Most warmly remembered by English fans for a season-long stint at Cardiff City, Gary Medel was Roberto Mancini's warrior at Inter Milan and the Pitbull of Chile's greatest-ever team. 

Over the course of his career, Medel has been deployed as a defensive midfielder, using his aggression and reading of the game to break up play but has featured in a backline often, however, including Chile's back-to-back Copa America wins. Incredibly, he wasn't even the shortest defender in that triumphant defence. Marcelo Diaz was just 5'5, with third centre-back Francisco Silva the towering prescence of the three at just 5'10 himself.

In 2019, Medel famously squared up to Messi at the Copa (opens in new tab), with the Flea looking down on the Pitbull. Messi's not had the pleasure of doing that to many defenders in his time.

4. Ivan Cordoba (5'8)

Inter's Ivan Cordoba is challenged by AC Milan's Kaka Gattuso during the Italian Serie A match between AC Milan and Inter Milan at the Guiseppe Meazza San Siro stadium, on October 24, 2004 in Milan, Italy.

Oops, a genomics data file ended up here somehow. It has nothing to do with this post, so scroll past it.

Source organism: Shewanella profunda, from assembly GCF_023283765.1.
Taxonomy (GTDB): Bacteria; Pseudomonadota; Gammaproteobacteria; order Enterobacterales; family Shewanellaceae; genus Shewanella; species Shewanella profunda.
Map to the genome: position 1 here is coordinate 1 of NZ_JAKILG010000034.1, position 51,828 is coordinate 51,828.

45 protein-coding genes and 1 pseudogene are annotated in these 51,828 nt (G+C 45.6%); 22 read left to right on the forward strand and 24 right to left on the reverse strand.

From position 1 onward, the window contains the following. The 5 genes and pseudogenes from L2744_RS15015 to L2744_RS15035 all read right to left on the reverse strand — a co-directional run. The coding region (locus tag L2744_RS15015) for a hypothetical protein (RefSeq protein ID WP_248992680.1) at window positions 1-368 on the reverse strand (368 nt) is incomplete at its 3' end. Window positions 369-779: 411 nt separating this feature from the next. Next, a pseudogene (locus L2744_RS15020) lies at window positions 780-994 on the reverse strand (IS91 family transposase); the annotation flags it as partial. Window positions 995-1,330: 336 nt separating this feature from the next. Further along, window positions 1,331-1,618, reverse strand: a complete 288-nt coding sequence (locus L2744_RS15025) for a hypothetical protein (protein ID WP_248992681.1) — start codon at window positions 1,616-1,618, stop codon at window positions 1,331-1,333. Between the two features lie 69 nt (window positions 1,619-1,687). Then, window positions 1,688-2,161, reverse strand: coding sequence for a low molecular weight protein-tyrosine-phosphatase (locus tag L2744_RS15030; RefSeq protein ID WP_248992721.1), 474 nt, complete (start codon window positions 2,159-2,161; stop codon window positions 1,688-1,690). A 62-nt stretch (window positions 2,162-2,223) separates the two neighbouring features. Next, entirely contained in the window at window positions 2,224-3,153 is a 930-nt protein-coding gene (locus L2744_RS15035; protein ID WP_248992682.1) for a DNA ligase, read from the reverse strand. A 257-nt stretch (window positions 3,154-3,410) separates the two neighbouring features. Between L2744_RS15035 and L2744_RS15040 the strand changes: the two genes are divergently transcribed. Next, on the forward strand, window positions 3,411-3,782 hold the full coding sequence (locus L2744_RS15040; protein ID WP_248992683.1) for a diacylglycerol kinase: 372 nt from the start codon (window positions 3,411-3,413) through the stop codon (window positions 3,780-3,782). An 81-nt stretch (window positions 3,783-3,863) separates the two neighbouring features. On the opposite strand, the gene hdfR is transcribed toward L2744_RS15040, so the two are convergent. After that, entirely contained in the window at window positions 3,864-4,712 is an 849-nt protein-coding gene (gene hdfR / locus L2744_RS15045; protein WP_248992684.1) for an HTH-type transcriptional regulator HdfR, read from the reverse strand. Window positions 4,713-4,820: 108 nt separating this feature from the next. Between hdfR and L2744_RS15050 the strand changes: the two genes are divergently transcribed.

Ivan Cordoba jostling against Kaka in the Champions League. (Image credit: New Press/Getty Images)

Ivan Cordoba used both the inside of his head and out to devastating effect. A fiercely intelligent defender, almost impossible to better one against one, the Colombian scored plenty of headers in his time. 

Cordoba typified the South American No.5: a short, tenacious and athletic player in defensive areas who could cover plenty of ground. He was often deployed as a centre-back but filled in both as a right- and left-back – and his jumping reach was impressive, too. 

Alongside Marco Materazzi, the pair were imperious in Serie A, the Italian measuring 6'4. Now that's a player you'd expect to be tall… perhaps because when Zinedine Zidane attacked him, he only managed to do so at chest height. 

3. Javier Mascherano (5'8)

Javier Mascherano

Javier Mascherano playing for Barcelona.  (Image credit: Getty)

Pep Guardiola has a habit of converting players from across the pitch into centre-backs. First he played Yaya Toure there in a Champions League final. At Bayern Munich, it was Xabi Alonso, while Fernandinho stepped into the breach on occasion at Manchester City. They're getting shorter each time, at 6'2, 6'0 and 5'10 respectively. Guardiola's already thrown a 5'8 midfielder into his back four, though.